he practice of trail-driving herds of beef cattle over long distances from ranch to railhead flourished for just a moment after the Civil War and before the widespread use of barbed wire. It was the tiniest fraction of our national experience and did not directly involve more than a few thousand people. But maybe more than anything else - more than wars, more than slavery, more than urbanization or immigration - it has animated a part of our imagination out of which flows a vital branch of popular culture. Cowboyana in the form of dime fiction and stage shows flourished even before the short era of the trail drives ended. It nourished movies and television when they were young. Even today, it seems to be everywhere: in clothing, in advertising, in political rhetoric.
Unlike other themes that have obsessed us, though, the trail drive has not made the transition from low art to high art very well. The South has ''Gone With the Wind'' but also Faulkner; the cowboy has ''Red River'' and J. Frank Dobie. It seems mysterious that so rich a subject has not produced a great novel - perhaps it has become so stylized that there is no juice left in it.
Readers who held out hope have been getting sustenance for years from the rumors that Larry McMurtry was writing a big trail-driving novel. As much as anyone, he knows the subject: he comes from a large west Texas family that he has described as ''cowboys first and last,'' and his essays show that he has done considerable digging around in obscure first-hand accounts of trail drives. Also, if the myth-making machine has expropriated the subject, well, Mr. McMurtry knows about that too. It is hard to think of an American novelist who has been so lucky in Hollywood for so long (''Hud,'' ''The Last Picture Show,'' ''Terms of Endearment'') without becoming a part of it. By now a cowboy novel probably would have to show some underlying awareness of the movies. Mr. McMurtry seems ideally equipped for that.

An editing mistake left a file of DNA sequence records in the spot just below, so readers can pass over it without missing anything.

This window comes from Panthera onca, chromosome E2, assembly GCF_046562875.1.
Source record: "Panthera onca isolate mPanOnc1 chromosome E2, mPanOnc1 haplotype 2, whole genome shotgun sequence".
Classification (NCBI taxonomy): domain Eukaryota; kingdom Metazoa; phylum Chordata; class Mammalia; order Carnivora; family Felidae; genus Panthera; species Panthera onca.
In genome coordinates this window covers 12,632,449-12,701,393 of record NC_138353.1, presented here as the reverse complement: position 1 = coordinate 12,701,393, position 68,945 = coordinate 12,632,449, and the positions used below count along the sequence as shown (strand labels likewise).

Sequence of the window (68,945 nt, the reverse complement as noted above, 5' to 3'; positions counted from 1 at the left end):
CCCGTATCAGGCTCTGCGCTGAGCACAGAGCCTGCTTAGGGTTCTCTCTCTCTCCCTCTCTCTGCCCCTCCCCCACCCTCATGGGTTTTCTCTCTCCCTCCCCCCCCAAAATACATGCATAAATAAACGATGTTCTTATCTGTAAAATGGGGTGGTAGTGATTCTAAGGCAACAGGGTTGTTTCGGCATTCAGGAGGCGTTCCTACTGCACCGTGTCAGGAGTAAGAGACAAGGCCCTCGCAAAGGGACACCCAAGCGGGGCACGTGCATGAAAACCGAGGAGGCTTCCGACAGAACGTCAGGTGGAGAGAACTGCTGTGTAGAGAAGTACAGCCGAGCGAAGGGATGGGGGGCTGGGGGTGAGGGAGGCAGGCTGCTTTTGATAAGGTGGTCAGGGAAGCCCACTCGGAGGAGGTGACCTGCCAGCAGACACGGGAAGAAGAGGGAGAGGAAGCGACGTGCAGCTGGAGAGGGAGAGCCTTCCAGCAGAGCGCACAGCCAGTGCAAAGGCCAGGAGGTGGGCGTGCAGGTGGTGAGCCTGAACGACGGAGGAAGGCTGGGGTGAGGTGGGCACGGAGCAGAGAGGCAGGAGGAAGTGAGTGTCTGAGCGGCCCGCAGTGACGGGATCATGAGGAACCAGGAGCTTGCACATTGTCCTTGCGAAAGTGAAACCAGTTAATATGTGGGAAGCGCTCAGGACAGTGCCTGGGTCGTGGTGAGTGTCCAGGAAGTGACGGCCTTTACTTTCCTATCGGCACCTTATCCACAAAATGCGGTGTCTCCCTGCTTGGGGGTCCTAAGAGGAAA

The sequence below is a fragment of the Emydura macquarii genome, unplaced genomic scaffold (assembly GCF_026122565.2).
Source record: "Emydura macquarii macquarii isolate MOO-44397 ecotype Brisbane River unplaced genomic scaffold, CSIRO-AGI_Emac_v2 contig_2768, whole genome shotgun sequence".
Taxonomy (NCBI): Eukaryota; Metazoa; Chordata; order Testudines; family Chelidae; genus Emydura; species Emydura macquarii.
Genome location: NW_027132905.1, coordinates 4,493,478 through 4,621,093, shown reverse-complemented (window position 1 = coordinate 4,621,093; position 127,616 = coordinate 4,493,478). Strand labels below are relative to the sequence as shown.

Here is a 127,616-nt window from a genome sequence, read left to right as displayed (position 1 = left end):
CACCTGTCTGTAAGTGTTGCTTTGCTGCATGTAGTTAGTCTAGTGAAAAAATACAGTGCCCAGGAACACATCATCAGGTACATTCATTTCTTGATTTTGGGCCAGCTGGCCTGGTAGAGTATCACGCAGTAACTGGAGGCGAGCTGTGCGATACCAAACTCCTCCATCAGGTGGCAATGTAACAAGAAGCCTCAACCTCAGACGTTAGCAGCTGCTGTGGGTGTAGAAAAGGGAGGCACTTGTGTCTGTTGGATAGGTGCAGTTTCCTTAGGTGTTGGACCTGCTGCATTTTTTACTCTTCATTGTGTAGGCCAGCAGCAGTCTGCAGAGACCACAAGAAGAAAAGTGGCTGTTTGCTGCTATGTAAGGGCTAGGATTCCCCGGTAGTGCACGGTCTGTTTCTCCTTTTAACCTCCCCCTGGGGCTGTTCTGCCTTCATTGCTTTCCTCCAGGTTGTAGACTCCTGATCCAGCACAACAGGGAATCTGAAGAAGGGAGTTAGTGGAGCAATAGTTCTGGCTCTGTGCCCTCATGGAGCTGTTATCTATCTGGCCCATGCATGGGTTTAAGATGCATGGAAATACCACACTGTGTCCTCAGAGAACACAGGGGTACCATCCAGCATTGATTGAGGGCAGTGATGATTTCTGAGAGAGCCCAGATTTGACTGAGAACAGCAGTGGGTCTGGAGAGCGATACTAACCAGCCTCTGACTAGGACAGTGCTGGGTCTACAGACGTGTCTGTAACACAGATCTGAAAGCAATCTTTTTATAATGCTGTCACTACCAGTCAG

At its beginning, ''Lonesome Dove'' seems to be an antiwestern, the literary equivalent of movies like ''Cat Ballou'' and ''McCabe and Mrs. Miller.'' The novel's title comes from the name of a Godforsaken one-saloon town on the dusty south Texas plain near the Rio Grande. Two former captains in the Texas Rangers have retired from the long wars against Indians and Mexicans to run the Hat Creek Cattle Company - when a customer wants horses or cattle, the former lawmen drop into Mexico at night and steal them. One of the captains, Augustus McCrae, is a lazy, hard-drinking, falsely erudite old coot; the other, W. F. Call, is strong and silent in circumstances that don't call for strength or silence. Surrounded by a motley crew of cowboys, Mexicans, old Rangers and flea-bitten animals, they have been living this funky life for nearly 15 years.
Then an old Ranger comrade of theirs rides into town, on the lam because he accidentally killed a man in Arkansas. He suggests they drive a herd of cattle to the unsettled country in Montana, where he has been on his wanderings. In no hurry to stop the picaresque fun, Mr. McMurtry lets the idea of a cattle drive gradually take hold among his characters. Call steals some horses and a herd of cattle and lines up some cowhands; grumbling and wisecracking and pulling on his jug, McCrae ambles along; the old friend brings the town prostitute as his guest.
As they get under way, the novel's scope begins to become clear. Mr. McMurtry weaves a dense web of subplots involving secondary characters and out-of-the-way places, with the idea of using the form of a long, old-fashioned realistic novel to create an accurate picture of life on the American frontier, from Mexico to Canada, during the late 1870's. He gives us conversationless cowboys whose greatest fear is that they will have to speak to a woman, beastly buffalo hunters, murderous Indians, destitute Indians, prairie pioneers, river boat men, gamblers, scouts, cavalry officers, prostitutes, backwoodsmen; open plains and cow towns; the Nueces River and the Platte and the Yellowstone. Everything about the book feels true; being anti-mythic is a great aid to accuracy about the lonely, ignorant, violent West.